Guests staying at Gilfach Wen not only have an under cover BBQ area, and a garden with a fire pit but are also allocated a field to play in. – Usually it is the field adjacent to the bunkhouse garden, but depending on work around the farm this may change occasionally. This is a hill farm, so none of the fields are flat, and all the fields are grazed in rotation which means the length of grass will depend on when that field was last grazed and guests are asked to not take anything into the fields which could cause harm to the animals when they are grazing the field.
In the past guests have organised both formal and informal games in the field, from cricket and rounders to hiring giant inflatables.
Sometimes the property is hired by reenactment groups, live play gamers such as dungeon and dragons event organisers and paint ball companies. – I am happy to work with any such group to put together a package which includes use of a range of fields with a condition that the group must clear up after themselves so that nothing is left which could harm wildlife or farm animals.
During 2020 an extension to the bunkhouse garden will be created with space for larger groups to pitch tents.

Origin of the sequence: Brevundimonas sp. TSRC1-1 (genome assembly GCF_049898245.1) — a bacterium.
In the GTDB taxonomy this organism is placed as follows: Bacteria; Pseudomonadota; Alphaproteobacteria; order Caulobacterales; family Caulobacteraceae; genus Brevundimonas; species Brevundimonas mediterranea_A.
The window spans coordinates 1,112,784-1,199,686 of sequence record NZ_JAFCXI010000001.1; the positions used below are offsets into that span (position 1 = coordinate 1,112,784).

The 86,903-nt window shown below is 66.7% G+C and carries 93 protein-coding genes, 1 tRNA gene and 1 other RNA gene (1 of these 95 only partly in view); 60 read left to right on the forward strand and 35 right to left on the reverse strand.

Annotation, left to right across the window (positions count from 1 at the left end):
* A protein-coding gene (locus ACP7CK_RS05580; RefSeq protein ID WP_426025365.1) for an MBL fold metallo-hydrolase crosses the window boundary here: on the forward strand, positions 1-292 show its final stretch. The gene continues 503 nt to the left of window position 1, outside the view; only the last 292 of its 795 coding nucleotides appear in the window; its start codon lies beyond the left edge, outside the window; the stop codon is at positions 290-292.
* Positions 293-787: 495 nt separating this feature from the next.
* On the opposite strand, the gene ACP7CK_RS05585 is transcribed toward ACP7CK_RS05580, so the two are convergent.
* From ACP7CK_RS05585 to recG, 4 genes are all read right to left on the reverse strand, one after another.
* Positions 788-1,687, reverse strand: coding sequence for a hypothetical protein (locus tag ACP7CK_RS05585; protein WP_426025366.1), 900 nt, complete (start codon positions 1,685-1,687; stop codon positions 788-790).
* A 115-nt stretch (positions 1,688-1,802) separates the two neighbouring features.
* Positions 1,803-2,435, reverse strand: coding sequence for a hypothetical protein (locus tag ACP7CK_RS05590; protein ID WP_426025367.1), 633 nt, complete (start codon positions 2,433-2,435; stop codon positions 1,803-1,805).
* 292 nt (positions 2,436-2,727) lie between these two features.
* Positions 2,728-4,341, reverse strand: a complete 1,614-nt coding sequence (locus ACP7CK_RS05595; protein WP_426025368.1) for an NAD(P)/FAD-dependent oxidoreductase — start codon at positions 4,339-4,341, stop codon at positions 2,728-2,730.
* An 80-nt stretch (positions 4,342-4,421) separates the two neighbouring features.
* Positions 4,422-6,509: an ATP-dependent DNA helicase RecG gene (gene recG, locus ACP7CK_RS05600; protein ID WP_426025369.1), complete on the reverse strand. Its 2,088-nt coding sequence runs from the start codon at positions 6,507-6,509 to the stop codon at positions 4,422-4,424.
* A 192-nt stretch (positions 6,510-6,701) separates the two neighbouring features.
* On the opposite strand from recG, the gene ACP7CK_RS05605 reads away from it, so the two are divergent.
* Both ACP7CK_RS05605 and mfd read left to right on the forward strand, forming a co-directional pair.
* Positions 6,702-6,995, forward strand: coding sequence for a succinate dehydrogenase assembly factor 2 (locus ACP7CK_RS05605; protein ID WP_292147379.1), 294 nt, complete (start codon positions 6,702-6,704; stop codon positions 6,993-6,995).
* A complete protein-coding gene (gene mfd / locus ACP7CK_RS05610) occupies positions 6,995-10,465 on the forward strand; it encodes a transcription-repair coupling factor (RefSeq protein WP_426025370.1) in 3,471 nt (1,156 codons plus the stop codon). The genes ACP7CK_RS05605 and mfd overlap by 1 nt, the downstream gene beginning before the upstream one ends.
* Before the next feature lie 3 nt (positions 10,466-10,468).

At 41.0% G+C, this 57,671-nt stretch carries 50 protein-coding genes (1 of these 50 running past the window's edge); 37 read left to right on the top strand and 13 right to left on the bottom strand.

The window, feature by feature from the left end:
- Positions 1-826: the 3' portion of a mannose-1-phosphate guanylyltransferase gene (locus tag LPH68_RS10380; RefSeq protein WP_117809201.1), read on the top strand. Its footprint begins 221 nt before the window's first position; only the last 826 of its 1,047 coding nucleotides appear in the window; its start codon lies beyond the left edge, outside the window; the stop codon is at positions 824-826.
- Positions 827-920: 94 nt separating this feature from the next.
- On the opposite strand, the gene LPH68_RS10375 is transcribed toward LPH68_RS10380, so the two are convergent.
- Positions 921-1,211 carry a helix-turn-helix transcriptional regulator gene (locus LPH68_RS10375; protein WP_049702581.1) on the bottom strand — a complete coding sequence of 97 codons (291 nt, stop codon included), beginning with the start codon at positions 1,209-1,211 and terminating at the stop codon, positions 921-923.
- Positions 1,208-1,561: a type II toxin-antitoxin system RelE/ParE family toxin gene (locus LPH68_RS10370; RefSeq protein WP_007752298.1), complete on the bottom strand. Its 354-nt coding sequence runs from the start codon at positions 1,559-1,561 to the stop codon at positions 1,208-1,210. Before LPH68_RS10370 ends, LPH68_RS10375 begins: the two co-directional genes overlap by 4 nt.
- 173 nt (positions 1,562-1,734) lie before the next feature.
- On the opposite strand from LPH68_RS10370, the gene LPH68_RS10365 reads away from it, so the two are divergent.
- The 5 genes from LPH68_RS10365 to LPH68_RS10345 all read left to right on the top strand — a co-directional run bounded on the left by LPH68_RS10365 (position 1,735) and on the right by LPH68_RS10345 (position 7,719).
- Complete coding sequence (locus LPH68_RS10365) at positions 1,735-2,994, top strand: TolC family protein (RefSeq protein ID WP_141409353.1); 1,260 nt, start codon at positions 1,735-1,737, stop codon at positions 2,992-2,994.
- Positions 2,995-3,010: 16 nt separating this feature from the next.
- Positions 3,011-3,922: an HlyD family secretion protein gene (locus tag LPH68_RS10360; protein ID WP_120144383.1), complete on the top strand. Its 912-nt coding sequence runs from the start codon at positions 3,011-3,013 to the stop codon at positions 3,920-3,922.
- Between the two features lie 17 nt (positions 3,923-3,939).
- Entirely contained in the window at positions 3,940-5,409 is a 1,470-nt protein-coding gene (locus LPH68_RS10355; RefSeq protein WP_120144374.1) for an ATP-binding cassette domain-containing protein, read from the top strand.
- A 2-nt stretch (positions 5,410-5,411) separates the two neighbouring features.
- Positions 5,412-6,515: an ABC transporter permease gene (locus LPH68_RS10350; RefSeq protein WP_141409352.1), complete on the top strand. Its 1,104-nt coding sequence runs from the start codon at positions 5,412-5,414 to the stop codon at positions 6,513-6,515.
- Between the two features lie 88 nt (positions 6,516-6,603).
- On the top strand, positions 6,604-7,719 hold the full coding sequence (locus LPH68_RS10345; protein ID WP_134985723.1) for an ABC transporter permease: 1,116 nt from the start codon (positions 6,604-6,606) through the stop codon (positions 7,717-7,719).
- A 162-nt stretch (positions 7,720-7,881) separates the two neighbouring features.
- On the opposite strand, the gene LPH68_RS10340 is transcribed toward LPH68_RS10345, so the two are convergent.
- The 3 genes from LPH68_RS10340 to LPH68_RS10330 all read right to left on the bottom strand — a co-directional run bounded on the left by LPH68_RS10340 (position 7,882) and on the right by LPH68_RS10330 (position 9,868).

Gilfach Wen is a working farm, it is not a petting zoo. – I do not keep animals in pens for the entertainment of guests. I am happy to talk to guests about the animals around the farm and will be setting up some training courses in the near future. Topics will include caring for poultry, how all animals are sentient and the benefits of positive re-enforcement training. There are tourist attractions which are petting farms in South West Wales which have invested considerable time and resources into making them safe places for visitors and the animals on display. They are listed on the To Do pages for which there is a charge for admission.
Every year despite experienced farmers and their families knowing the dangers of farming people are killed and injured on farms. For the safety of guests they are not allowed to enter the farm yard or farm buildings, or roam around the farm. There are no public rights of way across any of the farm land. There are recommendations for options for local walks on the to do locally page, both links to recommended trails and maps to help you make the most of the open access land this area is famous for.